Whenever there is an imbalance which develops between degeneration and regeneration, there is an un-ease which shows itself, a dis-ease, an ill-ness, and a healing to undo the un-ease is one which will restore the balance of degeneration and regeneration. It may be as simple as giving someone with a kidney disease a preparation made from Equisetum arvense which contains a lot of the regenerative forces of silicon. One's general practitioner will not prescribe that, but someone who is steeped in anthroposophic medicine might. There is a place for both kinds of doctors, but anthroposophic medicine generally provides corrections to diseases before they appear in the organs of the body, so the correction is quicker and smoother and healing happens easily.

[page 118, 119] I am not saying that medicine has not made tremendous progress in recent times. Anthroposophy fully acknowledges this progress and does not exclude modern medicine. On the contrary, our work validates it fully. But when we investigate recently developed remedies that are truly effective, we find that they have all been discovered only through luck and a long, slow process of experimentation. Anthroposophy provides clear insight into these lucky discoveries, which are fully confirmed by our insight into human nature. In addition, however, Anthroposophy offers a whole series of new remedies discovered by directly applying our insight into nature and the human being.

A thoughtful Reader will be asking about this time, "What are the regenerative and degenerative processes?" and "How come science does not focus on the degenerative processes?" The answers come from the anthroposophic understanding of the four bodies of the human being: the physical and etheric bodies, the astral body and the "I". The physical and etheric bodies comprise the regenerative processes and the astral and I comprise the degenerative processes. How can we understand this? We all know that our body regenerates itself while we are asleep, do we not? During sleep we have only the two bodies present in bed, our physical body and our etheric body, and these are responsible for the regeneration of our body — they are the reason we wake up refreshed each morning.

During sleep the astral body and the I exit the physical and etheric body, removing their degenerative effect. Our modern doctors claim that we have all the neurons we will ever have shortly after we are born, and that we will never build any more neurons(2) — only lose them due to degenerative processes during our lifetime — and this is the only degenerative process admitted by modern medicine as a natural part of life, not connected with aging or death. But they remain blithely unaware that this neuron loss is due to the actions of the astral body and I which are only present during our awake periods of life.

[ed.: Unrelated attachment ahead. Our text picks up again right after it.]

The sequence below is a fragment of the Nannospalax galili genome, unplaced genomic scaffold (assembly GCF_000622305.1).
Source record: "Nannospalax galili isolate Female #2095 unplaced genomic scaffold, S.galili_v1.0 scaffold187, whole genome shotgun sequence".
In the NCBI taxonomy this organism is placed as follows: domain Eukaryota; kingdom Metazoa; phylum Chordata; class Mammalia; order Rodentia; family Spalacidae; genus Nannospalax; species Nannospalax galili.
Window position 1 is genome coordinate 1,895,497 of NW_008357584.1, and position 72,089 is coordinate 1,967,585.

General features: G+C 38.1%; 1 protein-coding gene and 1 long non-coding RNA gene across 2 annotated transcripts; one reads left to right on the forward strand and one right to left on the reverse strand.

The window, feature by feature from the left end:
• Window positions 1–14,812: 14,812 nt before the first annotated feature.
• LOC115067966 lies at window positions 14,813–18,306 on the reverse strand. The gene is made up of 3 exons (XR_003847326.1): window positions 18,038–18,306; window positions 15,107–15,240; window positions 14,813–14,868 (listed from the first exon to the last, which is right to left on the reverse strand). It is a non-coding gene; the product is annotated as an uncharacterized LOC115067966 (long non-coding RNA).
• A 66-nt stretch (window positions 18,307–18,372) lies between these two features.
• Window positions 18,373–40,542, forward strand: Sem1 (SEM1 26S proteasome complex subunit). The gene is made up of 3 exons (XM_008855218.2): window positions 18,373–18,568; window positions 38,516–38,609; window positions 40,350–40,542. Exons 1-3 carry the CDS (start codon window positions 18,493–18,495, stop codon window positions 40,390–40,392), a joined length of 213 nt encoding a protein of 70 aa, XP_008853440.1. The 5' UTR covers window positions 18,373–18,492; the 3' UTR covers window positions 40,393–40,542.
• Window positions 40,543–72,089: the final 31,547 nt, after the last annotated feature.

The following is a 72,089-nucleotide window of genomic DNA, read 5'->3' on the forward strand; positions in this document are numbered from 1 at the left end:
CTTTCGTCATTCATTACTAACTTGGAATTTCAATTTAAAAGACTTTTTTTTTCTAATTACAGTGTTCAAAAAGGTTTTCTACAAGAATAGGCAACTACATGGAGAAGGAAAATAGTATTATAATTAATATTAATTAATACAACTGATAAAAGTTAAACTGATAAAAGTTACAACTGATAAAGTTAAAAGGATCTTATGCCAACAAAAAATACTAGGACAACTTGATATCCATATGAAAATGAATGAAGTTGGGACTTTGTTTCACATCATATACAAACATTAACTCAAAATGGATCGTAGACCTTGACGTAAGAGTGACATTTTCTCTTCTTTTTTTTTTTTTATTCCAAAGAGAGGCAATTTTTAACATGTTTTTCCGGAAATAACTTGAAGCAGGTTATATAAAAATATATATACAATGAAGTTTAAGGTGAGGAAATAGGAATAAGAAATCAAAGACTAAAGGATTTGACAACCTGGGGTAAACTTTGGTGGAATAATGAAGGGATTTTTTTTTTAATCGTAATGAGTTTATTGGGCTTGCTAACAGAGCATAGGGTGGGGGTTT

[page 123] As a sentient being, the human being also has an astral body. (Please do not take offense at these terms; we simply need to be aware of what they represent.) In essence, the astral body transmits sensations and supports our inward, feeling nature. The astral body comprises degenerative rather than regenerative forces and constantly breaks down the burgeoning growth that takes place as a result of the etheric body, or whatever you choose to call it. Soul-spiritual activity is possible in the human organization only because the physical-etheric factor is constantly being broken down. It is quite wrong to think that the soul-spiritual aspect of the human being exists because of the regenerative process or that this process culminates in the vehicle of our soul-spiritual aspect — in the nervous system or the like. That is not the case. All indications suggest that if our profoundly admirable scientific investigations continue on their present path, they will soon discover that the essential aspect of the nerve principle is not a regenerative process. The regenerative process is present in our nervous organization only to the extent that it enables nerves to exist at all. The nerve process as such is slowly but constantly disintegrating, or breaking down; the dissolution of the physical element makes room for the soul and spirit, as it were.